As lovers across the world await the most romantic day in February, Rose Day (February 7) gives them an opportunity to express their feelings in the lead up to the big day.
What day is Rose Day? ?
Rose Day is typically celebrated on February 7. This date marks the beginning of Valentine’s Day week, which precedes Valentine’s Day, celebrated on February 14. In 2020, Valentine’s Week starts on February 7 with Rose Day. Valentine’s Week consists of seven different days, including Rose Day, Propose Day, Teddy Day, Hug Day, Promise Day, Chocolate Day, Kiss Day and then Valentine’s Day itself.
What does Rose Day mean?
Rose Day is a way to show your affection for people in your life – lovers or friends – by giving them a rose. Roses aren’t just limited to the positive relationships in your life. Rose Day is also a good day to let bygones be bygones and patch up any hostility you have with someone. Consider giving this person a white rose to symbolise peace and tell them you don’t wish to be on bad terms any more.
“She bath’d with roses red, and violets blew,
And all the sweetest flowres, that in the forrest grew.”
– Edmund Spenser’s epic The Faerie Queene (1590)
Why do we celebrate Rose Day?
Valentine’s Week is the time of year we’re meant to shower our loved ones with affection, love and gifts. Rose Day has a special significance to it because it marks the beginning of the week leading up to Valentine’s Day.
How do we celebrate Rose Day?
On Rose Day, you’re encouraged to give roses to your loved ones as a symbol of your affection. Red roses traditionally represent romance, but you can also give yellow roses to close friends. Is there someone in your life who’s a little more than ‘just a friend,’ but not quite a lover? Choose a pink rose to give this person!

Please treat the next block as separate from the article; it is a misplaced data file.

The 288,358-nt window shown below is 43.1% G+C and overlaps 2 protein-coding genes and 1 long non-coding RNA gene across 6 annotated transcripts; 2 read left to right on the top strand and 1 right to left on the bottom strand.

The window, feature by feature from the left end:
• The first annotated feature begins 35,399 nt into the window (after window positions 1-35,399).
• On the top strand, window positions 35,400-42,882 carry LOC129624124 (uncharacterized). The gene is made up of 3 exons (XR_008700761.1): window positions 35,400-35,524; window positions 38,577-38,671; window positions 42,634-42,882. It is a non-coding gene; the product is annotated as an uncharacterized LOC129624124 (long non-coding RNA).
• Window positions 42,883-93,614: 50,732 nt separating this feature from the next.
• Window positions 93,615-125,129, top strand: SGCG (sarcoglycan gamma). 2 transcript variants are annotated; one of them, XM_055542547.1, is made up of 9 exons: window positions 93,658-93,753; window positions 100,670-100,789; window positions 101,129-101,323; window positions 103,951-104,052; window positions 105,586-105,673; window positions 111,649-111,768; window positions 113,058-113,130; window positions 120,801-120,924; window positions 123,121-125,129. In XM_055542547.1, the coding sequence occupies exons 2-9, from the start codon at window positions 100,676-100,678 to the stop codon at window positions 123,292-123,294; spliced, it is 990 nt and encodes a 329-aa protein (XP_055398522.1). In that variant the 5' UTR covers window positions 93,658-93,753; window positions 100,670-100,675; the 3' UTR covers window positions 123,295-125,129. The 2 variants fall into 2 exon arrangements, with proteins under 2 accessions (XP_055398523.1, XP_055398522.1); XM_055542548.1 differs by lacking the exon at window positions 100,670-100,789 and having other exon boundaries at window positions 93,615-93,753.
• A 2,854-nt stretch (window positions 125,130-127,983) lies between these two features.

Who started Rose Day?
It’s said that the Victorians started the culture of exchanging roses to communicate unspoken feelings. As a result, the red rose became a symbol of love and passion. The beauty of this beautiful bloom is only matched by its seemingly boundless history. In fact, it’s said that Cleopatra once received Marc Antony in a room knee-deep in rose petals. In ancient times, the rose was sacred because it represented Aphrodite to the Greeks (and Venus to the Romans) – the purest symbol of beauty and love.
? How to decode your Valentine’s Week roses ?
We’re less focused on superstitions than we used to be, so most people won’t be counting the number of roses they receive on Rose Day or Valentine’s Day. But back in the day, the number of roses you received from your significant other contained a hidden meaning! Here’s what your valentine may have been trying to tell you:
- One rose: Love at first sight – or many years later “You’re still the one” (cue the Shania Twain banger)
- Two roses: A symbol of mutual love and affection
- Three roses: A simple ‘I love you’. Also a traditional three-month anniversary gift!
- Six roses: Total infatuation – they’re saying “I want to be yours”
- Nine roses: Nine roses symbolise eternal love and say “I want to be with you forever”
- 10 roses: Perfect 10! This means “Perfection”
- 12 roses: A nice dozen – 12 roses means “Be mine”
- 13 roses: While 13 may be a baker’s dozen, it’s not so in love. The meaning of 13 roses is often disputed. Some sources say it means you’ll be friends forever, while others think it’s an indication of a secret admirer.
- 15 roses: Need to let someone know you’re sorry? 15 roses will do the trick
- 20 roses: A bouquet of 20 roses can tell someone your feelings are totally sincere
- 21 roses: “I’m dedicated to you”
- 24 roses: Two dozen roses show “I’m yours”
- 25 roses: A great way to send a message of congratulations
- 36 roses: Three dozen roses is getting pretty crazy! But it also means “I’m head over heels in love”
- 40 roses: One way to say “My love for you is genuine”
- 50 roses: This kind of bouquet is pretty amazing but it’s one way to express a love that knows no bounds (or budget) ?